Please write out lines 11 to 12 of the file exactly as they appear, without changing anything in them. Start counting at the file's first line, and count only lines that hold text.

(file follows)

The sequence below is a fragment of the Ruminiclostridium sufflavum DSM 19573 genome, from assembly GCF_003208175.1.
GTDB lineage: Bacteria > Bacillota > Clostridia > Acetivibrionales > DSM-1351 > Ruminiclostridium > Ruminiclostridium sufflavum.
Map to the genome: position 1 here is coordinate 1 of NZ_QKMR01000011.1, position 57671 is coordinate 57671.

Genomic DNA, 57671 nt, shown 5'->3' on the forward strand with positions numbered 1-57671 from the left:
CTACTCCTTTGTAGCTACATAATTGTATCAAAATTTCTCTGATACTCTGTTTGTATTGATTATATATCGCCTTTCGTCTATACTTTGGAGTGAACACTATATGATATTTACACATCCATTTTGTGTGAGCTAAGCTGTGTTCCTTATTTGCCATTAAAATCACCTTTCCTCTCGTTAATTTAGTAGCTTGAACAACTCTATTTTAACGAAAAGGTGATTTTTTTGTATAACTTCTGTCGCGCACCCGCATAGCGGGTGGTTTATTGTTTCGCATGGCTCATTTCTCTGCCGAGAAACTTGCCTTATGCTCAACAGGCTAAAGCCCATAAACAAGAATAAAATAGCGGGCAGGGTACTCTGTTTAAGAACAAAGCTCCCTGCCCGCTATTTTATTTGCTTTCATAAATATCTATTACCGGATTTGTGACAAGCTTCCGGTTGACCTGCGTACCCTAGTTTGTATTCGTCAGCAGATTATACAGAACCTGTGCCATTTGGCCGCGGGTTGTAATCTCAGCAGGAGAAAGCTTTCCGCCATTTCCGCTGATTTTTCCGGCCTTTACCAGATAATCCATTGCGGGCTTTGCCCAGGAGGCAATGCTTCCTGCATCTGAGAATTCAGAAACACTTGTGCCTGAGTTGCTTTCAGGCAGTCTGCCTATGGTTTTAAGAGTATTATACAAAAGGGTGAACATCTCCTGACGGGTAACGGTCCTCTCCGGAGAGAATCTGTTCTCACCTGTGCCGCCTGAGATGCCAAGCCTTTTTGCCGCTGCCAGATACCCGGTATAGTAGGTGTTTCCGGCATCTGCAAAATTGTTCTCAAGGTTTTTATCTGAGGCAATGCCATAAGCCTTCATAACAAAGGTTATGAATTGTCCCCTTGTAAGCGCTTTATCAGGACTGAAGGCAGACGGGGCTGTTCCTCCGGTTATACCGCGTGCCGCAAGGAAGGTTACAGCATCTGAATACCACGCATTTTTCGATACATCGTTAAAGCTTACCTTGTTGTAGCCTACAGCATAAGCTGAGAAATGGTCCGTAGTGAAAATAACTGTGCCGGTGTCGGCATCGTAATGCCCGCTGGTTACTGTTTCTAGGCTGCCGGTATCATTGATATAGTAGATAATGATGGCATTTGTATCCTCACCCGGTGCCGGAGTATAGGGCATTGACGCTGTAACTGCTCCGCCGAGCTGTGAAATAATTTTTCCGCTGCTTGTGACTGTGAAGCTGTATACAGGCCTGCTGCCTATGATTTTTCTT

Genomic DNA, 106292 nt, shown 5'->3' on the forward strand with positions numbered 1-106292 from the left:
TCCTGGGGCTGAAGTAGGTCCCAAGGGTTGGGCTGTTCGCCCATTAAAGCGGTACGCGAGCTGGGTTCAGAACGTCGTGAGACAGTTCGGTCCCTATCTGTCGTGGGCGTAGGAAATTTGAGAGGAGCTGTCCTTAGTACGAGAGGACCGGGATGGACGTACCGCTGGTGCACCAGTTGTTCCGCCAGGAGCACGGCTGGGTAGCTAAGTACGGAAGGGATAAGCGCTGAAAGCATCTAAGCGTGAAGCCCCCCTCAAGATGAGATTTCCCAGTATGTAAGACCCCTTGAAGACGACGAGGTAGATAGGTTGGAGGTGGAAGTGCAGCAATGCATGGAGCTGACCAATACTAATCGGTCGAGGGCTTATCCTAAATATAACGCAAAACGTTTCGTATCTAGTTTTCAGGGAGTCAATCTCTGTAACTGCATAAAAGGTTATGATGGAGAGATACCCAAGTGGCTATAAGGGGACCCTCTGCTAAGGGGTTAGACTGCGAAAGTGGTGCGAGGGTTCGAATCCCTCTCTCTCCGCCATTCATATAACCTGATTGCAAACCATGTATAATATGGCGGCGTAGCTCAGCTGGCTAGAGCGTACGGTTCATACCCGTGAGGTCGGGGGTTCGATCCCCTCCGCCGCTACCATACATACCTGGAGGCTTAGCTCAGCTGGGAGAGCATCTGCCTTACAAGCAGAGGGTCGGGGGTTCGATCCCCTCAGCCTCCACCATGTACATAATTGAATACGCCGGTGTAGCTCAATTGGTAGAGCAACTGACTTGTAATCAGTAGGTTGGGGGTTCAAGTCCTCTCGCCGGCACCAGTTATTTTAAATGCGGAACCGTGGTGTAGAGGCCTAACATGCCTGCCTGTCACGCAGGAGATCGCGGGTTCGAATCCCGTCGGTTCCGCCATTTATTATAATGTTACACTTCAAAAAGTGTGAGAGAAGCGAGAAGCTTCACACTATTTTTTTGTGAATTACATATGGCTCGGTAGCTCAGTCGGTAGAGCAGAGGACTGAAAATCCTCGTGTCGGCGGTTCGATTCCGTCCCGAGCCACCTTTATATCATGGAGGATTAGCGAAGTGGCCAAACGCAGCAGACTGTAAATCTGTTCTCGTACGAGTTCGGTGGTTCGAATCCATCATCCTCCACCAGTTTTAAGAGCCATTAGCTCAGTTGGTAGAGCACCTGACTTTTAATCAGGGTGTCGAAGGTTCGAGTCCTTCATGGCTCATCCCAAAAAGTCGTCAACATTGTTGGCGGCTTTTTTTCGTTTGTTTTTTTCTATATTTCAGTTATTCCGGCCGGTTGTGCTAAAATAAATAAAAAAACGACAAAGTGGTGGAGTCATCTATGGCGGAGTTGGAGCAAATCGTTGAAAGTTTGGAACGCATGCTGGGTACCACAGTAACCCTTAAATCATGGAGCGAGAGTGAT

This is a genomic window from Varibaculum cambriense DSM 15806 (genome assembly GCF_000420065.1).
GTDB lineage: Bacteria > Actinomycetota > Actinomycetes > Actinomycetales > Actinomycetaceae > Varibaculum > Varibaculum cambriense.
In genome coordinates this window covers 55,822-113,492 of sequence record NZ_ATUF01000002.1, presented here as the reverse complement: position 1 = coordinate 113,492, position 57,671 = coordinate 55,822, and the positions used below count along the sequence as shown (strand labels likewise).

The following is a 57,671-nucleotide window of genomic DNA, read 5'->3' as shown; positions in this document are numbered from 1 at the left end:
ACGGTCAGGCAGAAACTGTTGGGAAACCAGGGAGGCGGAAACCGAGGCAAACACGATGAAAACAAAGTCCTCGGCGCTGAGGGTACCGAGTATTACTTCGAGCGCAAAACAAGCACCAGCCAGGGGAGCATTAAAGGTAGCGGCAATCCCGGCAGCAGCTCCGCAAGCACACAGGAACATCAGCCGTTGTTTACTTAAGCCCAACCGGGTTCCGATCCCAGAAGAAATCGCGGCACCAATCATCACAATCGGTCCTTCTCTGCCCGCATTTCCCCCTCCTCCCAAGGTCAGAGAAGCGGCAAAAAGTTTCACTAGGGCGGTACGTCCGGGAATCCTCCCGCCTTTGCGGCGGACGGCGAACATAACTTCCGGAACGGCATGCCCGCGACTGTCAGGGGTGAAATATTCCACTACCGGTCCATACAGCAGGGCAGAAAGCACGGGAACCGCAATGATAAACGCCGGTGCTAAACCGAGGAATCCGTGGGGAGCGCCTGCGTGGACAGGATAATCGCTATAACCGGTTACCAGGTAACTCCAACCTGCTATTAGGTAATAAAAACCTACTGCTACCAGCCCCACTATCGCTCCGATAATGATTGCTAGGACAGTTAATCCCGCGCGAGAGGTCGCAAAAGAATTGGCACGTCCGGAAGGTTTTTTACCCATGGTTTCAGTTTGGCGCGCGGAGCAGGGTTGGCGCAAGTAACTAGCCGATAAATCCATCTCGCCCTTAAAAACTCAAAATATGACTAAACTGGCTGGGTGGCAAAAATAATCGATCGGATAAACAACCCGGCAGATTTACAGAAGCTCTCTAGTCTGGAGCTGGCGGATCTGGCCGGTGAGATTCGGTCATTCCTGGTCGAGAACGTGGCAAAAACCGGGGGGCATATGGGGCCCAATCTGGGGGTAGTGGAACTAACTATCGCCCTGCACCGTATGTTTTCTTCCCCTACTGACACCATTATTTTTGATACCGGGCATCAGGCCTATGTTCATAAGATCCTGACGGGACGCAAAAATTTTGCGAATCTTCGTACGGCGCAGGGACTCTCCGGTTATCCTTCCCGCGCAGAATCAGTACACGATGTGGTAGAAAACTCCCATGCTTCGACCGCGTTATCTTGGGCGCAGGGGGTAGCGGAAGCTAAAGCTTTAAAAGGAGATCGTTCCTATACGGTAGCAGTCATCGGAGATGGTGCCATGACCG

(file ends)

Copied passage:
The following is a 57,671-nucleotide window of genomic DNA, read 5'->3' as shown; positions in this document are numbered from 1 at the left end:
ACGGTCAGGCAGAAACTGTTGGGAAACCAGGGAGGCGGAAACCGAGGCAAACACGATGAAAACAAAGTCCTCGGCGCTGAGGGTACCGAGTATTACTTCGAGCGCAAAACAAGCACCAGCCAGGGGAGCATTAAAGGTAGCGGCAATCCCGGCAGCAGCTCCGCAAGCACACAGGAACATCAGCCGTTGTTTACTTAAGCCCAACCGGGTTCCGATCCCAGAAGAAATCGCGGCACCAATCATCACAATCGGTCCTTCTCTGCCCGCATTTCCCCCTCCTCCCAAGGTCAGAGAAGCGGCAAAAAGTTTCACTAGGGCGGTACGTCCGGGAATCCTCCCGCCTTTGCGGCGGACGGCGAACATAACTTCCGGAACGGCATGCCCGCGACTGTCAGGGGTGAAATATTCCACTACCGGTCCATACAGCAGGGCAGAAAGCACGGGAACCGCAATGATAAACGCCGGTGCTAAACCGAGGAATCCGTGGGGAGCGCCTGCGTGGACAGGATAATCGCTATAACCGGTTACCAGGTAACTCCAACCTGCTATTAGGTAATAAAAACCTACTGCTACCAGCCCCACTATCGCTCCGATAATGATTGCTAGGACAGTTAATCCCGCGCGAGAGGTCGCAAAAGAATTGGCACGTCCGGAAGGTTTTTTACCCATGGTTTCAGTTTGGCGCGCGGAGCAGGGTTGGCGCAAGTAACTAGCCGATAAATCCATCTCGCCCTTAAAAACTCAAAATATGACTAAACTGGCTGGGTGGCAAAAATAATCGATCGGATAAACAACCCGGCAGATTTACAGAAGCTCTCTAGTCTGGAGCTGGCGGATCTGGCCGGTGAGATTCGGTCATTCCTGGTCGAGAACGTGGCAAAAACCGGGGGGCATATGGGGCCCAATCTGGGGGTAGTGGAACTAACTATCGCCCTGCACCGTATGTTTTCTTCCCCTACTGACACCATTATTTTTGATACCGGGCATCAGGCCTATGTTCATAAGATCCTGACGGGACGCAAAAATTTTGCGAATCTTCGTACGGCGCAGGGACTCTCCGGTTATCCTTCCCGCGCAGAATCAGTACACGATGTGGTAGAAAACTCCCATGCTTCGACCGCGTTATCTTGGGCGCAGGGGGTAGCGGAAGCTAAAGCTTTAAAAGGAGATCGTTCCTATACGGTAGCAGTCATCGGAGATGGTGCCATGACCG